About a week and a half ago Betina Wassermann of Flushing went to a city animal shelter and saw something horrific — a sick pitbull mix with an untreated exposed bone.
“This wound was rancid,” Wassermann said. “We didn’t know how sick she was. Under her right arm the bone is showing through ... all the skin is missing so she has a cast on that arm.”
As a part of her new nonprofit venture, Unwanted New York City Pets, Wassermann rescued the dog, named Sally, that she said would have been euthanized otherwise. Since then they’ve treated Sally’s wound and continue to pay for the vet visits she needs once every four days.
Wassermann and several of her friends began their effort to rescue dogs from kill shelters about eight months ago after she had a life-altering experience.
“I was diagnosed with lymphoma two years ago,” she said. I pulled through after several bouts of chemo and losing my hair.”
She thought, “what have I done for the greater good — and the answer was nothing.”
The idea for Unwanted NYC Pets, which Wassermann runs from her Flushing home, seemed to came to her naturally.
“My mom never passed a stray she didn’t pick up,” Wassermann added. Back when I was a kid in Queens there were strays all over the place and they would wind up in our house. It’s all thanks to my mother who raised me to respect all creatures ... It’s in the blood.”
Wassermann said her organization does not discriminate based on a dog’s age or breed.
“We’ll pull a pitbull one day and then a poodle another day. They’re all mutts. Sometimes it’s a very, very difficult choice,” Wassermann said. “I go to sleep every night thinking about the ones I couldn’t save. It’s really, really hard.”
She said that every day between five and 25 city dogs are put down. Her mission is to rescue as many as she can, but resources are limited and she relies on the kindness and willingness of others.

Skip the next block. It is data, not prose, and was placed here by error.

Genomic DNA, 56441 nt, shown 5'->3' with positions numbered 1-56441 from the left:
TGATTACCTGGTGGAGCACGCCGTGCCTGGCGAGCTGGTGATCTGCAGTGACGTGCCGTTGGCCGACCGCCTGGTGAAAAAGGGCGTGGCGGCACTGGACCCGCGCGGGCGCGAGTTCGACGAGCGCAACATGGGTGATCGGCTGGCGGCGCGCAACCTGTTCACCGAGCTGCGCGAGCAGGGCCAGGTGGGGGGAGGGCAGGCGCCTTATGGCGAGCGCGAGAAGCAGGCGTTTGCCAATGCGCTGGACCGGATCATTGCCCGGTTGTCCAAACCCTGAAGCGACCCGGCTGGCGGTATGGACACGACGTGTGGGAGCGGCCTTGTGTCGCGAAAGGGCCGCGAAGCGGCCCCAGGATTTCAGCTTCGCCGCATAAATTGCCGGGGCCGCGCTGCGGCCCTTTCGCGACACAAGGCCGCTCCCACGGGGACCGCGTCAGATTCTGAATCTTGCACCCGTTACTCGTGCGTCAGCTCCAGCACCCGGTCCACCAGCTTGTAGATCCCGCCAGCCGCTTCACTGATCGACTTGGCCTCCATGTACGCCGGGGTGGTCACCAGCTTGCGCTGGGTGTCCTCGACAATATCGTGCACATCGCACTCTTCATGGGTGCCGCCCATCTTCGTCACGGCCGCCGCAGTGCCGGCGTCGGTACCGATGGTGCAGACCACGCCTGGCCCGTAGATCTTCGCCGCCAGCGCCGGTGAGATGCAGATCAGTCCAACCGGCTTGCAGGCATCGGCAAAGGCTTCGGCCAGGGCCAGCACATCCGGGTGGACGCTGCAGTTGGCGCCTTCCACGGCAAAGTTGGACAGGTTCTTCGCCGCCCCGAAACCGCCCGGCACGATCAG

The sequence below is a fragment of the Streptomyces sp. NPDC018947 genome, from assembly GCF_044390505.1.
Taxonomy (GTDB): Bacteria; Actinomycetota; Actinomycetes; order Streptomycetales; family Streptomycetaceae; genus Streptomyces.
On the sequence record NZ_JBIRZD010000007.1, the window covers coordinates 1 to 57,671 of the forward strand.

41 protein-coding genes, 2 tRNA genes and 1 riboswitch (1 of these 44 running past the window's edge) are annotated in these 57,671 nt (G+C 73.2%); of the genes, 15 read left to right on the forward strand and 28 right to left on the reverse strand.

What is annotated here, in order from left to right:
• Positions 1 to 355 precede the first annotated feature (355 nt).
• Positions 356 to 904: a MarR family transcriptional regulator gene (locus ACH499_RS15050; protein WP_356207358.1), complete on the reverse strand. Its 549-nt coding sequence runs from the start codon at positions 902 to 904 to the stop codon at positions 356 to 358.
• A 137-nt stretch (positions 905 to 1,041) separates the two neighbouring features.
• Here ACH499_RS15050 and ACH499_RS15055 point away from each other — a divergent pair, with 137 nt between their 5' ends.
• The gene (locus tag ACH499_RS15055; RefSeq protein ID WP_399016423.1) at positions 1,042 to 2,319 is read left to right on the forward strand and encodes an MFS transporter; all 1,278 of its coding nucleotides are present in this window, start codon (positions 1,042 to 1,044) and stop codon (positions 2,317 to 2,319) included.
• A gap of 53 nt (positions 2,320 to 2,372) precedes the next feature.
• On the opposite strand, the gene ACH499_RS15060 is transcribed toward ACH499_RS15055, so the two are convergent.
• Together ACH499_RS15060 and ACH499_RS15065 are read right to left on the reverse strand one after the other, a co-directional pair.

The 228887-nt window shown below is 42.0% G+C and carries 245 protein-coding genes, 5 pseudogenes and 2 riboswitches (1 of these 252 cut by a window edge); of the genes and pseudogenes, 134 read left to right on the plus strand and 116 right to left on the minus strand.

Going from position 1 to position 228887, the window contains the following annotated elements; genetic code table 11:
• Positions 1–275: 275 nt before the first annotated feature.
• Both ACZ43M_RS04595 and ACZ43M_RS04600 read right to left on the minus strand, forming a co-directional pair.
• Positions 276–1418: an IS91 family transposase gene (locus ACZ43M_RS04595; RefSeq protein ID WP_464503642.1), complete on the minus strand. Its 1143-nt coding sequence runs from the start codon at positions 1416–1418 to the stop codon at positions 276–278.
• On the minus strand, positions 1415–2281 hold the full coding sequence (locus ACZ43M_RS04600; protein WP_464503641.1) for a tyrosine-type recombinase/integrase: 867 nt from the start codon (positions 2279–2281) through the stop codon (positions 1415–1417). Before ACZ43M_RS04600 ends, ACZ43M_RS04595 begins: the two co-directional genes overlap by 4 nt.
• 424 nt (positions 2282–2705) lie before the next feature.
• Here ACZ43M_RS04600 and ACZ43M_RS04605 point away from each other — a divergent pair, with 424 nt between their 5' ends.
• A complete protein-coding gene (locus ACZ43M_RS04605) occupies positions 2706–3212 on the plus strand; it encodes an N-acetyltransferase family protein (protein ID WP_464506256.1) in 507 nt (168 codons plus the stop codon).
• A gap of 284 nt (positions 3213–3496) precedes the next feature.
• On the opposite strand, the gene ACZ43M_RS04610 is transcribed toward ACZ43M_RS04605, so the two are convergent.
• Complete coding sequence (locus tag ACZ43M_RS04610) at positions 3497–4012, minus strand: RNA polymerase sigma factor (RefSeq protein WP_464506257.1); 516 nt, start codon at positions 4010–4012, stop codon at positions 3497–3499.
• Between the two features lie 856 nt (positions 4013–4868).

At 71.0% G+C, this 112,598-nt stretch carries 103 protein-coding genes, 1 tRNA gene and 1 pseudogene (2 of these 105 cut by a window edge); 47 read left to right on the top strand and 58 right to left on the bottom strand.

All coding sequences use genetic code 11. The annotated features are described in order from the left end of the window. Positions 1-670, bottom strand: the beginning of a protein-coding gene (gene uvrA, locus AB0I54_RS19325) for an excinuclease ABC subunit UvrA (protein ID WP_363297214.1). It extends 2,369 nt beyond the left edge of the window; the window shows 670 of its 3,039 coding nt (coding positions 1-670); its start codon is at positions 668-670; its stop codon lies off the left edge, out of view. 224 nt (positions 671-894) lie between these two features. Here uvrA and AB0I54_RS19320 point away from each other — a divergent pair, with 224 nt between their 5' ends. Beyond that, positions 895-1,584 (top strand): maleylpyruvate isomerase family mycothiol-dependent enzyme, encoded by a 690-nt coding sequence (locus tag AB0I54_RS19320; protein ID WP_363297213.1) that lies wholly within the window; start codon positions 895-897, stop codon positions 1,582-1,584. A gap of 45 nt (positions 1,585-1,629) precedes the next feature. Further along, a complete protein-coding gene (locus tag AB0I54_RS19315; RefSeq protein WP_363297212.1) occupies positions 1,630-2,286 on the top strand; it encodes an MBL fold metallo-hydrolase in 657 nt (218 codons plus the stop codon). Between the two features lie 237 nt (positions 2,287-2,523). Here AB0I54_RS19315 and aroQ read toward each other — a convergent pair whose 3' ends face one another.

“If people didn’t donate, we’d be in trouble,” Wassermann said, “but when people see a crisis they tend to help us, which is wonderful.”
Unwanted NYC Pets is not a shelter, all the dogs rescued go to foster homes while they are rehabilitated and given the veterinary care they need. That means Wassermann needs people not just to donate, but to open their homes.
Our mission is to rescue animals from kill shelters ... It’s all dependent on having a foster home and having funding. There’s only six of us and only a few foster homes. We will foster dogs [ourselves],” Wassermann added. “I personally have four dogs that are rescues that are mine and I’ll foster one on top of that.”
Wassermann gained media attention in 2009 after she made and sent actor Mickey Rourke a pendant in memory of his dog who had recently passed away. Rourke wore the pendant to the Oscars and was quoted as saying “I got it on and I ain’t takin’ it off.”
Although Wassermann no longer makes jewelry, she maintains two stores on Etsy, a popular retail website where artists and designers can sell their original and handmade clothing, jewelry and art. She sells what’s left from her jewelry-making days in her online store called, “Wicked World” and T-shirts and photographs at unwantednycpets.etsy.com. All proceeds from the Unwanted NYC Pets Etsy store go toward her rescue and rehabilitation efforts.
Sometimes, Wassermann said, pets she rescues turn out to take more care and resources than originally anticipated.
“Right now we’re in a financial stalemate. “We haven’t even hit the final total of what she [Sally] is going to cost us,” Wassermann said. “We run very slowly on the funding. We’re apprehensive to pull [dogs from shelters] right now because we don’t know what this could cost us. Without the funding and without the fosters, we can’t pull because these rescues are in desperate need of medical help.”
Wassermann said that because the whole operation is run on a volunteer basis, sometimes scheduling and transportation can be hard to manage and help is always welcome.
“We always need people with transportation ... that can drive a dog to a vet, to a permanent home ... We have a dog that’s now going to New Hampshire. We can use all the help we can get.”
Wassermann, who said the organization has rescued 25 dogs and several cats to date, hopes that in a year’s time she will have a financial sponsor and more foster homes and more adoptees so she can increase the size of her rescue operation.
“We just want to create awareness that so many dogs are being put down. There’s no reason to go out and buy a dog,” she said. “Walking out of there with a dog you know you saved is the greatest feeling in the world. I recommend everyone do it at least once in their life.”
For information on how to volunteer and donate visit unwantednycpets.org.